Inventing a place to call home: Imagined Garment, Imagined Ground, at the Morgan Conservatory
“Monumental” and “Architectural” are words that come to mind when you walk into the Morgan Conservatory and see the first of Iowa-based Julie McLaughlin’s paper garments there, hanging from the rafters, larger than life, as if standing on a pedestal between floor and ceiling. Bathed in natural light from the windows of the south wall, it seems to glow with the color of petals on a brown-eyed susan.
The scale, color, shape, and presentation all combine to bring those words to mind, but the soul of the piece—and of all of the garments in the collection—is the paper itself, its luxurious surface, and the way it holds color. The material is simply gorgeous, and McLaughlin’s use of it in traditionally sewn kimonos presents it in a structure that shows off those qualities beautifully.
The kimonos are McLaughlin’s part of a two-person exhibit at the Morgan, Imagined Garment, Imagined Ground. The other side of the gallery wall is hung with prints on paper by Rochester, NY and Providence, RI-based Masha Ryskin. Taken together, the two artists’ works are less about the end product than about the artists’s explorations—in McLaughlin’s case with the process and material itself, and in Ryskin’s with the ways it helps her create and connect to an environment, or perhaps a home.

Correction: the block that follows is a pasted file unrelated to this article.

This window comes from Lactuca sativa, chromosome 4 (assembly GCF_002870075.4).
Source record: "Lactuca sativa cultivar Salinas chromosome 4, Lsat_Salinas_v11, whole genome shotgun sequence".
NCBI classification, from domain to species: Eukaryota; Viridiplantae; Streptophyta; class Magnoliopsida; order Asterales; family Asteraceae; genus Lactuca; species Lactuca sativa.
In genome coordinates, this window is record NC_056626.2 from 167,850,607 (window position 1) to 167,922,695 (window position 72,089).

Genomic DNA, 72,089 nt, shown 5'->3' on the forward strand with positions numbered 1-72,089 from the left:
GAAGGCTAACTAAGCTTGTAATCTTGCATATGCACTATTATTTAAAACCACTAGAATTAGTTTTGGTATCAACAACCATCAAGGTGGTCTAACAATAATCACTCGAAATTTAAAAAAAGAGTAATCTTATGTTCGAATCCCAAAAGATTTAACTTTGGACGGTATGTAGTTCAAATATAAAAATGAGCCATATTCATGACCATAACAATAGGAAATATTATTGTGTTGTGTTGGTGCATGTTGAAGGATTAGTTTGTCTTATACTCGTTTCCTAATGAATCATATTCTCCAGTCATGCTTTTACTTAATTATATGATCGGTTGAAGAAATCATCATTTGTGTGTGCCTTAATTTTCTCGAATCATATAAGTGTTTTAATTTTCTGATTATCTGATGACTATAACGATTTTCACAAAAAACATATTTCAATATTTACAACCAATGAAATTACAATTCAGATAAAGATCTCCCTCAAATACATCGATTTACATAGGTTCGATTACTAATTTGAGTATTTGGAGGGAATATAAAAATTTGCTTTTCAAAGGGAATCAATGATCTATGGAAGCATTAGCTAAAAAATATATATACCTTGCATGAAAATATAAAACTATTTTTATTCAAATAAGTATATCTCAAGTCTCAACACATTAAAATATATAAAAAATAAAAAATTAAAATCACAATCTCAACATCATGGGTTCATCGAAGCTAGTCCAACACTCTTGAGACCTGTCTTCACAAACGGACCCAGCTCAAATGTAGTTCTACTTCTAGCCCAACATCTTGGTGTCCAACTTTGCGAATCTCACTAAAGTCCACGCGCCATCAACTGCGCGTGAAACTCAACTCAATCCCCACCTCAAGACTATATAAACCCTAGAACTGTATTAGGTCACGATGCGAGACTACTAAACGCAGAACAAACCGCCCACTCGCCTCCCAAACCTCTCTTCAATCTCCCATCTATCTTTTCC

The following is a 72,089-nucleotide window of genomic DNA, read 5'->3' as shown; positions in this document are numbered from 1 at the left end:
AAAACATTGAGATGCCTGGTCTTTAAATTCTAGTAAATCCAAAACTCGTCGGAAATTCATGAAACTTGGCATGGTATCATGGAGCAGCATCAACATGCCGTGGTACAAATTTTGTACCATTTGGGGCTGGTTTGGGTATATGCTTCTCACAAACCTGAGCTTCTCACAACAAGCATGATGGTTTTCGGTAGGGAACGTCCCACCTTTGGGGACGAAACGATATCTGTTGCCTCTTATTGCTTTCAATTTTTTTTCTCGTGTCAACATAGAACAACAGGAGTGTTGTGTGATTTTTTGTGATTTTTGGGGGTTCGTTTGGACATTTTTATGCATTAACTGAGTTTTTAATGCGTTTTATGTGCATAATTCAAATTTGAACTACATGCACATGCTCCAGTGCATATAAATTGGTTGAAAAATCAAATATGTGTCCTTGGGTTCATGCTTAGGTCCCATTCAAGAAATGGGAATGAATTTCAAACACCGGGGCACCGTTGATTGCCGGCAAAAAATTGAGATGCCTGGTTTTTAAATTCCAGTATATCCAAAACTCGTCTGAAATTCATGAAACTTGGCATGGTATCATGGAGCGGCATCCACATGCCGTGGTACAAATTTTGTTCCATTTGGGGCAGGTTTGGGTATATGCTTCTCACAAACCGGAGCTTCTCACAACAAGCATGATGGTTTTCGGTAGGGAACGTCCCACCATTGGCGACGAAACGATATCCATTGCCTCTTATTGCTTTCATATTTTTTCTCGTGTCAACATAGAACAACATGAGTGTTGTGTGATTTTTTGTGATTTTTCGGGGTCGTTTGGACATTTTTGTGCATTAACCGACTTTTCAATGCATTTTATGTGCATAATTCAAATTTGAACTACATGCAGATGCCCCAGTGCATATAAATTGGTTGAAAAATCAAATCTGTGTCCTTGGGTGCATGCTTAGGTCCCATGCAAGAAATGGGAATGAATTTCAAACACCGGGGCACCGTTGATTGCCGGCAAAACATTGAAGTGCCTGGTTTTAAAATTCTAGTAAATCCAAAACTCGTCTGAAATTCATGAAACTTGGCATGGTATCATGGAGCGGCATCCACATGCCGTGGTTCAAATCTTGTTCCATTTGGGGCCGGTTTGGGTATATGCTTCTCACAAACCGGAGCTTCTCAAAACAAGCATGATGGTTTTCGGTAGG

Ryskin emmigrated from the Soviet Union, and in her statement echoes the thoughts of many expatriates, that a sense of place and belonging is extremely important to her, and central to the direction of her work. The prints on paper she has framed behind glass are abstractions evocative of maps, with their blocks of color that could read as variations in the landscape, from farmland to forest, from a body of water to a land mass, and lines that could read as rivers, or roads or maybe even politial borders.
The torn and irregular paper she has printed on gives the work the look of artifact, like an old map that has been folded, and packed away, and maybe dampened and torn. It’s as if she is trying to invent the place to call home.
Imagined Garments, Imagined Ground is on exhibit at the Morgan Conservatory June 24 through August 6, 2016.